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The Hidden Flaw With Classic Human Performance Defenses

Guest Column | Originally Published on August 3, 2022 | Published with permission

On October 30th, 1935, the US Army Air Corps flight tested a brand new bomber -- the Boeing Model 299. It was the most advanced aircraft ever designed at that time.

Major Ployer "Pete" Hill, their most respected and experienced test pilot, was in command.

But within seconds of take off, spectators on the ground watched slack-jawed as the plane fell out the sky and crashed. Major Hill and his co-pilot died of their injuries.

Before takeoff, Major Hill had forgotten to release one of the many new safety features on the plane (the "gust lock"). The Army Air Corps generals were furious. The Engineers were stunned. And Boeing nearly went out of business. The remaining test pilots realized that errors happen even to the most highly trained and experienced pilots. They took a Learning-Based Approach to that incident and came up with an ingenious solution -- the first pilot's checklist.

Results? Armed with checklists, Army Air Corp pilots flew their B-17s on more than 1.8 million miles of missions in WWII without a major preventable incident (source).


Japanese railway operators use a technique called Point and Call. Instead of just glancing at their speedometer, operators physically touch the indicated speed and call out that speed verbally, even if working alone.

Results? Errors dropped by over 80%. (Source).


In 2001, Dr. Peter Pronovost wanted to reduce medical errors in his Intensive Care Unit (ICU) at the John Hopkins Hospital. Pronovost was uniquely motivated. His own father died from a preventable medical error.

Pronovost and his colleagues worked together to gradually evolve a clever combination of Checklists and Peer Checks into his ICU’s culture.

Results? In one 18-month-long study in Michigan, they estimated that their intervention saved over 1,500 lives. (source).


Classic Defenses

For decades, these and other “Classic Individual and Team Defenses” have helped technical experts in high-hazard industries prevent countless unwanted errors.

When leaders in high-hazard industries see results like you've just seen, they often say something like this…

“We need results like that. So we’ve chosen three of these defenses and as of today, I’m mandating the use of these defenses among all our field and front-line teams. Effective immediately. We don’t need any complex, academic theory. And I don’t ever want to hear anyone use the words ‘organizational’ and ‘weakness’ in the same sentence!”

I’ve personally heard leaders make statements like this.

I respect where they are coming from. They want practical solutions to their most urgent problems. Don’t we all?

And as a former firefighter, EMT and military paratrooper, I always aim to find practical, real-world solutions for myself, my family, my friends, and my clients.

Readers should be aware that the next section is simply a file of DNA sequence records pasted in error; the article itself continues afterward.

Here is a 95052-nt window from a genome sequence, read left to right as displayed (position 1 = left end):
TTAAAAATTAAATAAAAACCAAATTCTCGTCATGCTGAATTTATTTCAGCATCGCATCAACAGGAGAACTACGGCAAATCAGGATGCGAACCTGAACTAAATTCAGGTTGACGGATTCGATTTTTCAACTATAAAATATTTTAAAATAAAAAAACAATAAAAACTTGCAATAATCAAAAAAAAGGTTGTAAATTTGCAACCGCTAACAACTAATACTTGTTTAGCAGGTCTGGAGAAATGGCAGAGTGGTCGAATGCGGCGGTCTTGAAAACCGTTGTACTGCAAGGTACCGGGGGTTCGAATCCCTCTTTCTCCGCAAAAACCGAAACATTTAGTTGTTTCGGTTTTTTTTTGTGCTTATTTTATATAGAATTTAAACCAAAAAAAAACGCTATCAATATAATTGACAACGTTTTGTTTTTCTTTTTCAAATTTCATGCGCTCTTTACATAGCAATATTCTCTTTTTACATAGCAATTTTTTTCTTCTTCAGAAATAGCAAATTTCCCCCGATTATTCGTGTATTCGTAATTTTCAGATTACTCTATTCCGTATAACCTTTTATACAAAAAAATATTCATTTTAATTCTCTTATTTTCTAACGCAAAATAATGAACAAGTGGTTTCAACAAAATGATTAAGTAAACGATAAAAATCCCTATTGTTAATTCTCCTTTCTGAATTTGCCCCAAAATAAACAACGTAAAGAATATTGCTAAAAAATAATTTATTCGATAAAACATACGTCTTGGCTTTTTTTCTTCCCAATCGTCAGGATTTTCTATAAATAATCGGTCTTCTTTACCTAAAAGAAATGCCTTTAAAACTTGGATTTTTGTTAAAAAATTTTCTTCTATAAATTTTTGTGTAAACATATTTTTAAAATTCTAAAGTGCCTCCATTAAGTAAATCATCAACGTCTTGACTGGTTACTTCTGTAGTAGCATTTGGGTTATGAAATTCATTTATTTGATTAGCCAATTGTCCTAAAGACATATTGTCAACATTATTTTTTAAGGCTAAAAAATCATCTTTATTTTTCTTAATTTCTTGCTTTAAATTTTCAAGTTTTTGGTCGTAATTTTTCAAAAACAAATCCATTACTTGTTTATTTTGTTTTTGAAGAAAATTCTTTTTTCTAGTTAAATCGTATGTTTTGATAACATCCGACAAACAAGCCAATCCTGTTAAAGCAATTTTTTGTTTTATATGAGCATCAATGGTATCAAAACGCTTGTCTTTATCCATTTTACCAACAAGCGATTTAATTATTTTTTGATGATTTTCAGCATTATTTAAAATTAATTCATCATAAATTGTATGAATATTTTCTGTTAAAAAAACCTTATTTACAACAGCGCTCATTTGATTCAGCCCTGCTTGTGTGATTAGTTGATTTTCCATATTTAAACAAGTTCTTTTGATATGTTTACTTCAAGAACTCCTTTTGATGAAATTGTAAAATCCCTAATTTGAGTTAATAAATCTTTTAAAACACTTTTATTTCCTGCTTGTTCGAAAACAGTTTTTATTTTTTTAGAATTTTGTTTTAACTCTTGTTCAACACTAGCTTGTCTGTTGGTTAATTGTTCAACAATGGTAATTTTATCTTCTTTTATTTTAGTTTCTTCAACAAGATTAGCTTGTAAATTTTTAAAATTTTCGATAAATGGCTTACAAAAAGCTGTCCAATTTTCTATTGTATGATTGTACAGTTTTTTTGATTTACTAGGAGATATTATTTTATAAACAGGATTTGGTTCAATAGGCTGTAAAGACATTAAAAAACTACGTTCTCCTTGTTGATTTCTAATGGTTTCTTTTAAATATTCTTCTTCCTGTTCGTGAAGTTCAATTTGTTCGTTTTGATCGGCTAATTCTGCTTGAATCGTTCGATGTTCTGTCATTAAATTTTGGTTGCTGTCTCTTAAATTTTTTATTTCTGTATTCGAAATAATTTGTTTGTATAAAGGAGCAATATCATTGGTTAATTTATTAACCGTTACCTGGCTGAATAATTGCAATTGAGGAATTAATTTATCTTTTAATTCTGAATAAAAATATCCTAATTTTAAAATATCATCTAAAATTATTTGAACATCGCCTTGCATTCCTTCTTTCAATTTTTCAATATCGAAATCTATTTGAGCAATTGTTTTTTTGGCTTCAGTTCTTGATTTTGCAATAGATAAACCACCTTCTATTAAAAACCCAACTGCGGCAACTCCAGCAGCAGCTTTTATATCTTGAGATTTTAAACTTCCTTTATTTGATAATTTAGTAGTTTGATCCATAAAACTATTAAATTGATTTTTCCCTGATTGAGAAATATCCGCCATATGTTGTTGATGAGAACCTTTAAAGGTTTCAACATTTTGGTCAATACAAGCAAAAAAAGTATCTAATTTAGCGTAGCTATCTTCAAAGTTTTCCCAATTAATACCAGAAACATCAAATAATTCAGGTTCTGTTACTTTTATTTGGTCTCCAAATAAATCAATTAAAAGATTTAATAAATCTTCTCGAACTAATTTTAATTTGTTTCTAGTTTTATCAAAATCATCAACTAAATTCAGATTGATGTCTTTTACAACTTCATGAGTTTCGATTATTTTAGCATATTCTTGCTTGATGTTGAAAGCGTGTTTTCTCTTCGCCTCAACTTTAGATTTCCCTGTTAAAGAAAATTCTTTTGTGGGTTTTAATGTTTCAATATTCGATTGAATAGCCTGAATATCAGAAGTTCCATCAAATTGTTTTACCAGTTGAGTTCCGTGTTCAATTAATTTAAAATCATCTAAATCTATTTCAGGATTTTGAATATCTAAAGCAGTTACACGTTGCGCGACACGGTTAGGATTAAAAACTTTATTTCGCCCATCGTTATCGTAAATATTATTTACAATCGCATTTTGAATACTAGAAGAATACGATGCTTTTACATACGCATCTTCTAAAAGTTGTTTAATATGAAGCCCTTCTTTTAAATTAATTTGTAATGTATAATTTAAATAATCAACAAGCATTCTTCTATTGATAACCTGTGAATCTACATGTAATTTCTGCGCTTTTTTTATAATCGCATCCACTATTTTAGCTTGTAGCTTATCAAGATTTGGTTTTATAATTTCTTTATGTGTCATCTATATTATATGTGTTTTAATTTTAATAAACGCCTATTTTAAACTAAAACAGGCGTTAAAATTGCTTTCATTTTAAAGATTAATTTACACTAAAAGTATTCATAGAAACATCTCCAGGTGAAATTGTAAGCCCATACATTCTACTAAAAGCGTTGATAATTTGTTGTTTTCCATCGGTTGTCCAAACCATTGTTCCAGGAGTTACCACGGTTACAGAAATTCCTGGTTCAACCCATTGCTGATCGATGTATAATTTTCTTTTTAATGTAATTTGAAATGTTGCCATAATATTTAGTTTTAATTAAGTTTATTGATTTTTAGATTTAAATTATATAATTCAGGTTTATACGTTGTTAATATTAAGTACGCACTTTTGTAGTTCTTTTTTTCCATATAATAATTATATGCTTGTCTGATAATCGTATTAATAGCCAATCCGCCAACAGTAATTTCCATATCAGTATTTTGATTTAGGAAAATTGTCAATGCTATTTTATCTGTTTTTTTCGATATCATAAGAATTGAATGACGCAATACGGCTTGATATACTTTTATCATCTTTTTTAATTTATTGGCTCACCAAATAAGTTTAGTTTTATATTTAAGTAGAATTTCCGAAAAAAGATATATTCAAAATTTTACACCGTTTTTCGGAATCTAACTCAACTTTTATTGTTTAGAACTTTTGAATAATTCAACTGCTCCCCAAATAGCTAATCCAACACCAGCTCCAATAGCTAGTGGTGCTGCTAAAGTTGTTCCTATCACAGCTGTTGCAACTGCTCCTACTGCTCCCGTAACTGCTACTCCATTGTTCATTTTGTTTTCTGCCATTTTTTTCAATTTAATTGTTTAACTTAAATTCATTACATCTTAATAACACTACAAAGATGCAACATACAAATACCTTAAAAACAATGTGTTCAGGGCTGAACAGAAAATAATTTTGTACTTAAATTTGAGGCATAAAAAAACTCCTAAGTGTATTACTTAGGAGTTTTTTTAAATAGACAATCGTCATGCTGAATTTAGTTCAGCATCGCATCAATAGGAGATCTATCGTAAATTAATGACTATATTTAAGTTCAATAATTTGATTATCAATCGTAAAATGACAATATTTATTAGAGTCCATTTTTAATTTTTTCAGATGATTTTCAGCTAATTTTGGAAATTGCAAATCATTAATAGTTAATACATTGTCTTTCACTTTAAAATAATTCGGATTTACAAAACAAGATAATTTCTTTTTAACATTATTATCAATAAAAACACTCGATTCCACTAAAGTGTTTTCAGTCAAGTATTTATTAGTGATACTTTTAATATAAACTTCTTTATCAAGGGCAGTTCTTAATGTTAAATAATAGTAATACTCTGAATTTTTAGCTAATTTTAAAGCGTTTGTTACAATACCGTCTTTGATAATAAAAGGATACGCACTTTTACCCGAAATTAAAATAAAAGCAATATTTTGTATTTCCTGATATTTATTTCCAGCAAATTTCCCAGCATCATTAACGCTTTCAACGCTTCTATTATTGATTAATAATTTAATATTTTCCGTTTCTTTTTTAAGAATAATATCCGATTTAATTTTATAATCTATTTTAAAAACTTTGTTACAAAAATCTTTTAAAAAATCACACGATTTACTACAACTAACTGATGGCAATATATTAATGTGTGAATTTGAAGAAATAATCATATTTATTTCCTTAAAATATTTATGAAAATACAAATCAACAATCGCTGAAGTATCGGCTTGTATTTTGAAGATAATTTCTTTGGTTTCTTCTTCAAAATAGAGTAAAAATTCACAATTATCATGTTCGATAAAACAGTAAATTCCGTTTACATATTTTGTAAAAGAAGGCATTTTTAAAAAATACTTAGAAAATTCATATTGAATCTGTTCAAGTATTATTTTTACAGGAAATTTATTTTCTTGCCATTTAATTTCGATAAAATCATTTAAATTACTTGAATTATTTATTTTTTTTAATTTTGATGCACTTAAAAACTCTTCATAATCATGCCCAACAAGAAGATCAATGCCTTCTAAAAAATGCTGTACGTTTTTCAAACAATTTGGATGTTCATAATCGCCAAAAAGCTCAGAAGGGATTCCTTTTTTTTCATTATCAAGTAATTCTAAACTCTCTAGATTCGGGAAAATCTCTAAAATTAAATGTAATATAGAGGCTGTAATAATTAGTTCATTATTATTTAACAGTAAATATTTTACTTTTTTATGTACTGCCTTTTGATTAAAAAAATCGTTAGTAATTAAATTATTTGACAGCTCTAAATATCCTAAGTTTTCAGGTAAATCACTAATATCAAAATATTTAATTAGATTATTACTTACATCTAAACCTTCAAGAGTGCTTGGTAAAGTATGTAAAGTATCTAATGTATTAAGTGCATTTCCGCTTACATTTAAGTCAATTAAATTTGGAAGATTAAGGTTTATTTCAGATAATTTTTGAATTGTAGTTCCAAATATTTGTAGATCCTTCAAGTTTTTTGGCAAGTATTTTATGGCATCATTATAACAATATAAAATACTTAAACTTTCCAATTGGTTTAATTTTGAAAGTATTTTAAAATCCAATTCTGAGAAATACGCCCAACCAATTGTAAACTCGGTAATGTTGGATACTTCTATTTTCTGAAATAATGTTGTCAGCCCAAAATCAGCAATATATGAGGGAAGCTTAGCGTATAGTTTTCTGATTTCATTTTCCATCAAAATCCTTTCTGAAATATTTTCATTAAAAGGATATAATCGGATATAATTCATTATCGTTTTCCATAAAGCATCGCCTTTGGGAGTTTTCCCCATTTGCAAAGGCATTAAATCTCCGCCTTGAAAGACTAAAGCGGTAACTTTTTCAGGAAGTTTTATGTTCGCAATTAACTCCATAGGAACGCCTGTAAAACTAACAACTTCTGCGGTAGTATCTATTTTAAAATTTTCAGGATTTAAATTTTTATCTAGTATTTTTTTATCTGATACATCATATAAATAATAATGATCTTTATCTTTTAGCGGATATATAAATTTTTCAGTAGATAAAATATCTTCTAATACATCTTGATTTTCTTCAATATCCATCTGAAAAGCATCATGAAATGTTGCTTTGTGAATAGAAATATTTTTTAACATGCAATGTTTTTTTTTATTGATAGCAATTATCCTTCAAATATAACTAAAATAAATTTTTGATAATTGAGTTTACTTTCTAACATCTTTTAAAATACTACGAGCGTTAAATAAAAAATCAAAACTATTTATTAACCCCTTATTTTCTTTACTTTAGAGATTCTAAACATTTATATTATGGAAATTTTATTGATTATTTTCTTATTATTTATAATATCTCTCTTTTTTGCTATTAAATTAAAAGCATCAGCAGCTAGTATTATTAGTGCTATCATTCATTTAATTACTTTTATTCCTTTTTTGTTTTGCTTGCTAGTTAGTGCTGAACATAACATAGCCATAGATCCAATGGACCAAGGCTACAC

So, why not build your entire Human

Performance (HP) program solely on these classic individual and team defenses?

The answer isn't obvious. It took me over a year to see it. Like the proverbial boiling frog, or a slow-motion train wreck, the hidden flaw revealed itself slowly, only over many months in five steps.


1. Defenses

Leaders decide to make Classic Defenses the main element of their Human Performance program. They focus only on simple, observable, behavioral techniques like:

  • Communicate Before Irreversible Steps

  • 3-Way Communication

  • Checklists

2. Mandates

Leaders start mandating the use of these classic defenses. Teams now must use Peer Checks, Confirm Terminology, etc. or face sanctions for “violating policy.” Leaders often have the best intentions here. Some say,

“Well, if a little 3-Way Communication is good, then a LOT will be better. So let’s make it required. Problem Solved.”

3. Blame

After a few weeks or months, an incident happens. Someone gets injured. A vehicle crashes. A technician throws the wrong switch in an electric substation, and 3,000 homes lose power.

Many leaders ask, “Were they using all their Human Performance defenses properly?”

If employees answer, “Yes” the leader may reply with a steely glare and ask, “Well if that were true, then you wouldn’t have made an error… right?”

An honest reply might be,

“Well, like anyone, in hindsight, I suppose I could have gotten a slightly better Peer Check, or used 3-Step Communication a bit more thoroughly. So sure, I guess there is room for improvement.”

Many traditional control-based leaders don’t see an error as an opportunity for improvement. Instead they have said things like,

“We give you the training. We give you the resources. You know the defenses. It’s your responsibility to use them. Since you didn’t use them properly, you need to be held accountable. It's that simple.”

But punishing front-line workers for making errors, or for "failing to prevent" errors always triggers unintended consequences.

4. Blowback

When word gets around that leaders are “holding front-line experts accountable” for anything less than perfect use of Human Performance defenses, trust erodes fast. Support for Human Performance sometimes disappears within weeks. The result? Front-line experts who formerly supported Human Performance initiatives, now hate them. Employees who were skeptical about Human Performance, say, "I told you so" and double down on their distrust of it and similar programs.

5. Fallout